Do Not Stifle Me,  Woman!

I shall stifle myself, now leave me alone! I’ll take a few bites of food and a cuddle, but otherwise, “Leave me be!”

This is what happens when you tell your lizard he needs to poo in February … and in the cold chill of America!!

Lil’ Murph is not cooperating!

It has been 8 days since his last poo. That is too long. I’ve told him this, but he is not listening.

In the winter months, when his metabolism slows, I get worried.

Thankfully, thus far, he has not gone into full brumation. He gets a bit lethargic, does not eat much, and does not poo much, but more than a week without a potty is pushing it. We are creeping up on compaction worries at this point.

Though it is not consumption of sand or other materials causing it, in Murph’s case it is a slow metabolism. Basically, compaction is a form of constipation, and it is deadly.

Brumation is the reptilian form of hibernation & it is a scary time for reptile parents.

I’ve read horror stories of folks thinking their reptiles were dead & even burying them, only to discover they were alive, but sleeping very deeply.

Murph’s sister, Copper, went into full brumation a couple of times and it was horrible!! I missed her terribly & worried about her every day. Every single day was stessful, always hoping I had more life from her to love.

There are tests parents can perform to know they still have their scaly darlings. Here is a link to that:

Murph is a special character, as some of you know. He refuses too poo in his cage. He will only poo in the kitchen sink, after observing whatever goes down the drain goes away (this is observance & intelligence at work)!!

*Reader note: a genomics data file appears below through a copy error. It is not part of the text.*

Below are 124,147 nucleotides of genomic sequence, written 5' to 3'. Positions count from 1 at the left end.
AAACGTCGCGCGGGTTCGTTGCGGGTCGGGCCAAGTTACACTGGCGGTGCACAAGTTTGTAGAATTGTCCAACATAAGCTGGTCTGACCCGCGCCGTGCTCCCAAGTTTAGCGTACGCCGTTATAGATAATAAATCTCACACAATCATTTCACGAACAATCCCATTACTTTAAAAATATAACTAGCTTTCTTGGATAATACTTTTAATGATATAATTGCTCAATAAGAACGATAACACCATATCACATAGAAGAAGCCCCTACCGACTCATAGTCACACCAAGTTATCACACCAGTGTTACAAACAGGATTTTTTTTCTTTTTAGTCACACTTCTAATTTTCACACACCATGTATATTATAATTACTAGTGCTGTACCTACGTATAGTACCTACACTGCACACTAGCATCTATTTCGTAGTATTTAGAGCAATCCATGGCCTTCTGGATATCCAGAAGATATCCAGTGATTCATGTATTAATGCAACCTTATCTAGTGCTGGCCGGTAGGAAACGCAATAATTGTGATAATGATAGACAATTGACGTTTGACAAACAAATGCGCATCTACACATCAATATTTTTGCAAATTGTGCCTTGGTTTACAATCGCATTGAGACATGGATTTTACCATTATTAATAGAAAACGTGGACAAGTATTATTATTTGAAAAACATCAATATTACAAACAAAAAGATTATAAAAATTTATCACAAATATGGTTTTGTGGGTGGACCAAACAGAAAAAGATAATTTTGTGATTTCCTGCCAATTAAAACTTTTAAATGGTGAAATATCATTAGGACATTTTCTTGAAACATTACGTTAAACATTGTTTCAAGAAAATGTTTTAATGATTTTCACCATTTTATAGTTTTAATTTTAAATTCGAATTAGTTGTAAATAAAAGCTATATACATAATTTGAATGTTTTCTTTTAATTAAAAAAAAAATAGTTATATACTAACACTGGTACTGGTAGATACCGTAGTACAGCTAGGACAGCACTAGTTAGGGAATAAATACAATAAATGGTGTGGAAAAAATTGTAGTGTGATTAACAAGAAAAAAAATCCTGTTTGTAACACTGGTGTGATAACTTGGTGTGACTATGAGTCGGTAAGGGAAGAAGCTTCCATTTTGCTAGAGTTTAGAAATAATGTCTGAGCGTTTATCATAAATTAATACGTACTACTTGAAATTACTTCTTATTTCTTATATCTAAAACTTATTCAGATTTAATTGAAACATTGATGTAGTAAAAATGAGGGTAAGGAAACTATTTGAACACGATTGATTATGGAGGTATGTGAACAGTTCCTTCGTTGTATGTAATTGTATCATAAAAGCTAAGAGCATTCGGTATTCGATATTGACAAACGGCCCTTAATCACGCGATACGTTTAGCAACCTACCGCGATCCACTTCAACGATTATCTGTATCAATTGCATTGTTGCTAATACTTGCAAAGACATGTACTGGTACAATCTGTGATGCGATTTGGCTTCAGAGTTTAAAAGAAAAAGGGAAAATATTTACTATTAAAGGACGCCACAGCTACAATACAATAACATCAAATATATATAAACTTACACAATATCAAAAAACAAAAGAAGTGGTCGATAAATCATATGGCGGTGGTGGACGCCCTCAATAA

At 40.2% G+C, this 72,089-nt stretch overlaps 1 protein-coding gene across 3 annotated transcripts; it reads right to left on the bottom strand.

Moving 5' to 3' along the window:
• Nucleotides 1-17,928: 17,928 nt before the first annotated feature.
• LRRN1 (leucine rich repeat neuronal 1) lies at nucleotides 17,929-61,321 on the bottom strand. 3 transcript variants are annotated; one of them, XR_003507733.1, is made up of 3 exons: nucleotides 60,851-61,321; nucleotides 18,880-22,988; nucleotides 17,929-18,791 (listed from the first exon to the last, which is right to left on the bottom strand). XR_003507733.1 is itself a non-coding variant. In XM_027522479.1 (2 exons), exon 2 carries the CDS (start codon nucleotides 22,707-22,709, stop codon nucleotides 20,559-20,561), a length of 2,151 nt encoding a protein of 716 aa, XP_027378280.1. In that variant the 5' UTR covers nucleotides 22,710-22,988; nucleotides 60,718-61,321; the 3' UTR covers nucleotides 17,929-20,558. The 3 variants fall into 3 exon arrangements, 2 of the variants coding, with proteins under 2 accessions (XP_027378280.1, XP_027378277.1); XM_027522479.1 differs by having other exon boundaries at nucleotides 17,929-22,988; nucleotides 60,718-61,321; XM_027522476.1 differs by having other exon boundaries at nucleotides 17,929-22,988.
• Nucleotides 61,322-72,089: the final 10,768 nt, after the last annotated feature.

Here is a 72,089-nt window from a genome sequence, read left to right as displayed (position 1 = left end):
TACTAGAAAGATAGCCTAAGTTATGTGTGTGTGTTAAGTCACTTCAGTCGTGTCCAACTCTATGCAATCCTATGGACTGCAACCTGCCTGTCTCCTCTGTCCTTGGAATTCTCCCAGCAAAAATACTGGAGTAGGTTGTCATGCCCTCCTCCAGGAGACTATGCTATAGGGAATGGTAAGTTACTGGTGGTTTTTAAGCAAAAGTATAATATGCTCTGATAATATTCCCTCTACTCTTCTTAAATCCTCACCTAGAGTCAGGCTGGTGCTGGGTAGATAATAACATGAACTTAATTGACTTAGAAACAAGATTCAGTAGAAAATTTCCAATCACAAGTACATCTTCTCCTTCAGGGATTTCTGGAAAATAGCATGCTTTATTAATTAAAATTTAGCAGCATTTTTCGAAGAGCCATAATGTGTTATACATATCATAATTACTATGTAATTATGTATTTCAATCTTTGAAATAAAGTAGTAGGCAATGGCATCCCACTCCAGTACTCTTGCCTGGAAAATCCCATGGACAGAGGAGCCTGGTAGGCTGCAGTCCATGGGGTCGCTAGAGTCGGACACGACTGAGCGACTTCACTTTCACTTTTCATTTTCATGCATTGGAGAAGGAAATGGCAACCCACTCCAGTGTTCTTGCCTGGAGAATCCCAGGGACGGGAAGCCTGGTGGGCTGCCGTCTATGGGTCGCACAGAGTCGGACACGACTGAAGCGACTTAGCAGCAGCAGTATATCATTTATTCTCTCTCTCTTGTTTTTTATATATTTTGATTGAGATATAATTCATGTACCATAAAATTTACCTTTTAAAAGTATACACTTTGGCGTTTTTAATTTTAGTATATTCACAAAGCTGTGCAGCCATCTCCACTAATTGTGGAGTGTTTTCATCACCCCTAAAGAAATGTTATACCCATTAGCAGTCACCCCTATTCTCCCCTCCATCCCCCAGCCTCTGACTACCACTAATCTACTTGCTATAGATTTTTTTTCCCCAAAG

It’s fine though, nothing a lizard bath & bleach in the sink won’t fix.

Murph will also potty outside, particularly after watching his brother dog walk around & poo.

As a last resort, when Lil’ Murph gets to walk around the house for exercise, he’ll head to the rug, the office for privacy, or the kitchen floor to poo (much easier to sanitize, thank you, Murph), BUT HE WILL NOT POO IN HIS CAGE!!

I leave newspapers in a corner of his enclosure, just in case. He use to potty there when he was desperate. But, that was years ago, and he is more stubborn now than before, perhaps.

Why?! Why doesn’t Murph poo in his cage?!? Because lizards are very clean animals, that’s why! They don’t want that crap around or on their person.

Honestly, they don’t want poo on newspaper near them either! Since Murph has spent much time in his cage & beneath his special lights this season, he is a tad bit stubborn.

I have given him time to walk around the house, I have given him “spa time” and soaks in the sink, I have given him under-belly, as well as all-over massages, I have manually moved his legs up & down, up & down to stimulate a possible poo event, to no avail … stubborn butt!

If he doesn’t go soon, I have to take him to the vet. He isn’t eating much already, which is good in regards to he is not, or will not poo enough to please me. We don’t want to over-feed a gut that is not releasing it’s intake.

He is, however eating a tiny bit daily, of sweet potato, watermelon, bok choy, & bell peppers, so with these & his “spa time” he is properly hydrated.

Snap out of it, Love!!

See, does he look inspired to eat?!

“Give me Lizardry or give me Death! – Dawn Renée


  1. Nice informative article Renee…